This blog is part two of our web optimisation series. Check out part one if you haven’t already, to find out how to maximise your brand’s exposure on search engines to attract more visitors to your website.
Now you’ve started your website optimisation journey, you’ll no doubt be enjoying the uplift in visitors. But that’s only part of the picture. How do you encourage this new traffic to graduate from spectators to loyal customers?
Conversion rate optimisation (CRO) is the process of making every element of your website more efficient at converting interest into action. It’s a series of small improvements that, when combined, make a substantial positive impact on your marketing and sales.
In just a few weeks, CRO can help you secure a double-digit uplift in the percentage of website visitors converting to customers – something which can take more ‘traditional’ forms of advertising months to achieve. Plus, it can often make use of tools you already have, potentially saving you thousands.
Understanding your visitors and their needs
The first step to optimising your conversion rate is understanding all the routes people might take to becoming a customer. This will enable you to identify where and when you can influence their journeys, and tailor the experience.
It’s important to understand these journeys in as much depth as possible. The more detail you can collect on people’s behaviour, and their motivations for being on your site in the first place, the better your website optimisation activity will be.
Concentrate on pain or ‘pinch’ points. These are the points at which you see people dropping out of your sales funnel, or leaving your website. Understanding why, and finding ways to negate their impact, will help to improve your conversion rates.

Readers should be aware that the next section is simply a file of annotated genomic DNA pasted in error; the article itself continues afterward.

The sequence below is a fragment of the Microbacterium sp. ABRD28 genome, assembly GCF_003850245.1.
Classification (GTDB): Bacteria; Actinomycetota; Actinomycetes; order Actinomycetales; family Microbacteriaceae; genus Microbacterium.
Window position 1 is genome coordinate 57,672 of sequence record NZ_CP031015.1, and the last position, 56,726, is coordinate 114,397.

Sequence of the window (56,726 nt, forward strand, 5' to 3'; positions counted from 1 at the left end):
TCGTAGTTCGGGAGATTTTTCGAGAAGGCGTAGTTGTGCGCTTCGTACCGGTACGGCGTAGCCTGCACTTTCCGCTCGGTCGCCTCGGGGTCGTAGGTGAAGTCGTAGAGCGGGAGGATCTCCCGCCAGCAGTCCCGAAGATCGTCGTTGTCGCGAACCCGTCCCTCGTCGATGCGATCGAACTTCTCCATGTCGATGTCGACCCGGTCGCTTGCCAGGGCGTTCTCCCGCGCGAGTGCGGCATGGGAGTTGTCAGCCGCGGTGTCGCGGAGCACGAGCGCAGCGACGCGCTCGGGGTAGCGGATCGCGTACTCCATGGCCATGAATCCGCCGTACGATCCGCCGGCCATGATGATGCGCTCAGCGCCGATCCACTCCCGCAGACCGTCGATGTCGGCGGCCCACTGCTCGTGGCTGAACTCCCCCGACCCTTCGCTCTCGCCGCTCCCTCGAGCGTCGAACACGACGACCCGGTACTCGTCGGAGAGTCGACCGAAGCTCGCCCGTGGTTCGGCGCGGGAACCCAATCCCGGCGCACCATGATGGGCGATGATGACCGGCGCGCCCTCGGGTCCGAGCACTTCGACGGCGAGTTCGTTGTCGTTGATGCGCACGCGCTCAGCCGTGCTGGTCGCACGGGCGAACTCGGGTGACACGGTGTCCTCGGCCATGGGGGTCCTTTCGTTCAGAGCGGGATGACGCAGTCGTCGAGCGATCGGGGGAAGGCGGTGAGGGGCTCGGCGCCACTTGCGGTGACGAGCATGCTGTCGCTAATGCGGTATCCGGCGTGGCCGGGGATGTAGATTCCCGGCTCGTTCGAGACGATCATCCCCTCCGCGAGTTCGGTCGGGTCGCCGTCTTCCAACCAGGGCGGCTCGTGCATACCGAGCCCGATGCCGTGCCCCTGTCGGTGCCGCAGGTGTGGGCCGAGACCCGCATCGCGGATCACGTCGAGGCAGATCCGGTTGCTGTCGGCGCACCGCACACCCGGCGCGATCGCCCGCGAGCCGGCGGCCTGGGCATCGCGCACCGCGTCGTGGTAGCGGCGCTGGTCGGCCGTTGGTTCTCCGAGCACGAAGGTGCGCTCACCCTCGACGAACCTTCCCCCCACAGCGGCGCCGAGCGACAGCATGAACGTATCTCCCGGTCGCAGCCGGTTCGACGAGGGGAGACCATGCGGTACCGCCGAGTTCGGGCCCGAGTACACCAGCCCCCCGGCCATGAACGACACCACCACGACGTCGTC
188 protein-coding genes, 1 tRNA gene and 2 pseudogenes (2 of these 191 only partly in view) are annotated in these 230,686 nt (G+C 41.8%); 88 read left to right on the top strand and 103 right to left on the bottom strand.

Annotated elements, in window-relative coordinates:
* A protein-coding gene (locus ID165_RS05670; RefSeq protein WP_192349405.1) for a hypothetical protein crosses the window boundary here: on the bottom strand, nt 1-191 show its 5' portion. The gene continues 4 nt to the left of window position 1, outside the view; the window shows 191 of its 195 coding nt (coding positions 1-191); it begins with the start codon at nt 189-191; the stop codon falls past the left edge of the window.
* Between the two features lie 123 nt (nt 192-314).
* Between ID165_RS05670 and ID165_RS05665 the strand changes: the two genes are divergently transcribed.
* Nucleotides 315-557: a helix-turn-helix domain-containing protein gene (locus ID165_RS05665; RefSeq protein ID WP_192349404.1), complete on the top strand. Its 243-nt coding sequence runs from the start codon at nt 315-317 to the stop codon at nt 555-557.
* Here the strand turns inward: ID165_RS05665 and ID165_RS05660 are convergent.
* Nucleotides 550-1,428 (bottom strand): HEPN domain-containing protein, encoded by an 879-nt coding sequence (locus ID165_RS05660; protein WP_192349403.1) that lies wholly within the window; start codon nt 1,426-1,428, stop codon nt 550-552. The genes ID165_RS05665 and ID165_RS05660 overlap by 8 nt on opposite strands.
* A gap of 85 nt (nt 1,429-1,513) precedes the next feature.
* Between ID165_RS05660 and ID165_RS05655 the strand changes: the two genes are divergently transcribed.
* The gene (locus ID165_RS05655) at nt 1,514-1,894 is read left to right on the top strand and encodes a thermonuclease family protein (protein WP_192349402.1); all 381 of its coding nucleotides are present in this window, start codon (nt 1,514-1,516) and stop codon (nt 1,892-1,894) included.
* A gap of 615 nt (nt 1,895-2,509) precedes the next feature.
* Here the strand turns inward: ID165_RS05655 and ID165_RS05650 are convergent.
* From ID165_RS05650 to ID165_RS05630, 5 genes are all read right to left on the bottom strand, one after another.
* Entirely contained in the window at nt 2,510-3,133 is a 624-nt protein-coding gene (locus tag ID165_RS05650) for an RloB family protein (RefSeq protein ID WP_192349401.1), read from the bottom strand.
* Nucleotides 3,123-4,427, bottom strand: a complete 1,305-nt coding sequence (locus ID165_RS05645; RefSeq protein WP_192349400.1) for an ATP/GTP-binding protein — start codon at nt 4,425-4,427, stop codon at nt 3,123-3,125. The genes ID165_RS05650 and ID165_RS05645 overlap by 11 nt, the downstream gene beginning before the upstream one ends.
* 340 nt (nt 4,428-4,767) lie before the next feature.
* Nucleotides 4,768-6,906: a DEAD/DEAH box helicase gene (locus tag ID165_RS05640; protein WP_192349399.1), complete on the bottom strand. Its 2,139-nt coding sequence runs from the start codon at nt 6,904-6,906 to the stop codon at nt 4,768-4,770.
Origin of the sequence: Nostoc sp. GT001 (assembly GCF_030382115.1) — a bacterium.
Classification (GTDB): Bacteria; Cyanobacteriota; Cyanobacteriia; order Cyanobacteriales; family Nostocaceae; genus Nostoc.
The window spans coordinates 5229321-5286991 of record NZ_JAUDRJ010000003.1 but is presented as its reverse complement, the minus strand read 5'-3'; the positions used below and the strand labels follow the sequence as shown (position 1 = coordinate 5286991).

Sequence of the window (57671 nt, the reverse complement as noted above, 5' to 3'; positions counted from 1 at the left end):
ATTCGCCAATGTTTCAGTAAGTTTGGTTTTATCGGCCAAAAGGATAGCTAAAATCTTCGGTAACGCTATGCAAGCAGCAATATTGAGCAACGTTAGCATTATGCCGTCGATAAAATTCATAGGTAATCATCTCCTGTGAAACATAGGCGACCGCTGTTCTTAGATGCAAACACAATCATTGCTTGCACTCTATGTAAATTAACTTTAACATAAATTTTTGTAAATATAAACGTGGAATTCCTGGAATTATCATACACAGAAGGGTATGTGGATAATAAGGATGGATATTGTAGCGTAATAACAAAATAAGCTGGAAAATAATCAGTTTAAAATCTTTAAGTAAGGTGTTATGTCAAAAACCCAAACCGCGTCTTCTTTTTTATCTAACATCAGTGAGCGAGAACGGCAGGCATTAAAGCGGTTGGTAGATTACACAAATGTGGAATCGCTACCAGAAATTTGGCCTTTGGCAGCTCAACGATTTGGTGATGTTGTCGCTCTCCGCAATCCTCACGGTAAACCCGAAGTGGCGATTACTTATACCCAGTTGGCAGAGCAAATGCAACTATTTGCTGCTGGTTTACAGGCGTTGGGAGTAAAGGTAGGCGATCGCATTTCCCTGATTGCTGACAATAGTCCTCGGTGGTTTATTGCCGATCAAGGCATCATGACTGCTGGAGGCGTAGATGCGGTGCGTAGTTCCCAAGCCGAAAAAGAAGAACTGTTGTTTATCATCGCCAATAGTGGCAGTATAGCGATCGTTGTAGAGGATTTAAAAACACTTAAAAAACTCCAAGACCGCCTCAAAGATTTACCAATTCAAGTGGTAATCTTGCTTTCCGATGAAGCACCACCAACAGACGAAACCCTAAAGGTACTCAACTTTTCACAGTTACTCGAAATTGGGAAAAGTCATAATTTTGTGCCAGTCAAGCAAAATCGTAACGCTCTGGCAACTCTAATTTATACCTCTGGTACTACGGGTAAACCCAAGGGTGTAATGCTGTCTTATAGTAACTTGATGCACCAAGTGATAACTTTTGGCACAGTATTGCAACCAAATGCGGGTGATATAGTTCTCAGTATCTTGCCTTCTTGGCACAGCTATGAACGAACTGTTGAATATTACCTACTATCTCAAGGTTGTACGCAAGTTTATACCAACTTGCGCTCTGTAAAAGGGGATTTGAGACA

As tempting as it may be to focus on those pain points closest to the bottom of the sales funnel, it’s important to identify and tackle each and every one throughout the entire customer journey. Improvements to even the smallest of pain points can have positive knock-on impacts on the rest of the journey.
To identify and understand more about customer journey pain points there are a range of tools you can use. Heatmapping, click-tracking,attention and engagement monitoring are all hugely insightful, as well as the full funnel analytics available in Google Analytics. Hubspot also has a great list of useful tools.
Optimising your website
There’s no ‘silver bullet’ here. Instead, a better approach is to establish a detailed testing process to help you tweak identified pain points.
By taking into account everything the user sees, does, and experiences, you can find ways for each of these things to be improved.
Not sure where to start? Broadly speaking, these tests fall into three categories:
Design testing. The design of your webpages will affect how a visitor reads and interacts with your content. In fact, user experience testing in the mid-noughties identified a pattern in the way people read content online. This ‘F pattern’ is named after the journey a readers’ eye takes across and down the page: an initial horizontal reading – perhaps the title and subhead – followed by a vertical scan of the page down the left-hand side, and a second horizontal reading before one final vertical scan.